If we can break the conditioning behaviour from a young enough age through education however, then we stand a better chance of achieving the aim of at least better animal care and rights or even better, we could reach our ideal scenario I mentioned earlier. After all, if you believe in the ideal scenario, meat eater or not, then you would have to agree that education and changing habits would be a fair and just way to approach this. It’s not as if you could really sit there and say “no, don’t change it, I eat meat so everyone else should to, sod the animals, I’m quite happy to see them perish in the most brutal ways”. If that’s not in your remit of acceptable language then you by default agree that change is needed and why not start at a young age? It can only be a good thing. You couldn’t possibly consider it a bad thing.

So how do you change the conditioning? The education system is not designed to promote societal changes its there to teach you academia, to help you get a better job to be able to maintain a good job. Isn’t it?

Yes, by and large that’s correct but it does indeed teach us societal structures, how to deal with others. Tolerance. In schools, certainly in the West, we are taught to be accepting of others, to not bully, to be able to communicate with others in a certain way. We are essentially taught that capitalism is good. We are also taught that ‘good’ food is preferable to ‘bad’ food… and… hang on.. we are already promoting certain eating habits in our schools. Healthy food is the mantra in schools today so why can’t we promote sustainable and ethical eating too? It wouldn’t be out of the question or a giant leap… so why doesn’t that happen?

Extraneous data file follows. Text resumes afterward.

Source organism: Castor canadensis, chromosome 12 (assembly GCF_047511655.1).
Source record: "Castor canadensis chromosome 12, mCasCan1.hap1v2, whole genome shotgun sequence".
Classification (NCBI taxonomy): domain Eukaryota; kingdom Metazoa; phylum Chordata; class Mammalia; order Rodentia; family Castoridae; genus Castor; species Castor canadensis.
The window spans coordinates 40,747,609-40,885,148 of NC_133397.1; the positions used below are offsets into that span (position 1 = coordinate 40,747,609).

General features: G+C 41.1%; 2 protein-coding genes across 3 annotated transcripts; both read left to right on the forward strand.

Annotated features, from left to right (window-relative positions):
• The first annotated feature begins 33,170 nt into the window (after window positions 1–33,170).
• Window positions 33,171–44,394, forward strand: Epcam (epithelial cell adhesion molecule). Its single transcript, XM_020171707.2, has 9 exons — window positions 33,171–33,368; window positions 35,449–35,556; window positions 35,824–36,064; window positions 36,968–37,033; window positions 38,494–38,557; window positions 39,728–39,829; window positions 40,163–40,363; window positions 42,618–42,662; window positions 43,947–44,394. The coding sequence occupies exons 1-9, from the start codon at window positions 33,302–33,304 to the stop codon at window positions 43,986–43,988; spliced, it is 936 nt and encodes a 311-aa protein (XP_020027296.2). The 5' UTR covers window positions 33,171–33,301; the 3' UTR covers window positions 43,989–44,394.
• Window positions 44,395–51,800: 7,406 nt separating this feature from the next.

Because of course the health experts will say that a balanced diet is essential to the healthy growth of every child and so you can’t have a government promoting a diet which denies those kids a healthy balanced diet. A win for the meat eaters, hoorah! Well, almost but not quite.

A balanced diet can pretty much be gained from other food sources with the exception of some vitamins and minerals perhaps but of course anything missing from the school menu can be given to the child at home much in the same way that sugary foods can be given to children at home should the parents think it’s right to do so. After all the packaging usually says something like “…as part of a balanced diet”. This isn’t about what supplements our parents give us (so much), it’s about how our schools help to change attitudes from a young age, after all its where our kids spend most of their young lives and many life choices are born within the school walls due to education and peer pressure.

Secondly to this the Government may not see it in their interests to promote vegetarian only foods within schools as the meat industry may not appreciate their lobbying money go to waste. Come on… every industry lobbies governments to protect their own interests, happens all the time.

With that said schools do already give out vegetarian dishes so once again, it wouldn’t be a great leap to think that schools could do away with meat dishes altogether. On top of that, ethical ideas could be promoted in terms of not eating meat just in the same way that sugary foods are promoted as bad within schools. This could be taught more in say food technology cooking classes.

The change to societal behaviours has to start somewhere and what better place to start than schools?


In today’s society we grow up with no idea about the meat industry and what it takes to get that meat on our plates. We often only find out much later in life and by then, eating meat is just second nature to many and the mental link between living animal and what’s in front of us on our dinner tables just can’t be bridged. Yet for change to occur that link must be made.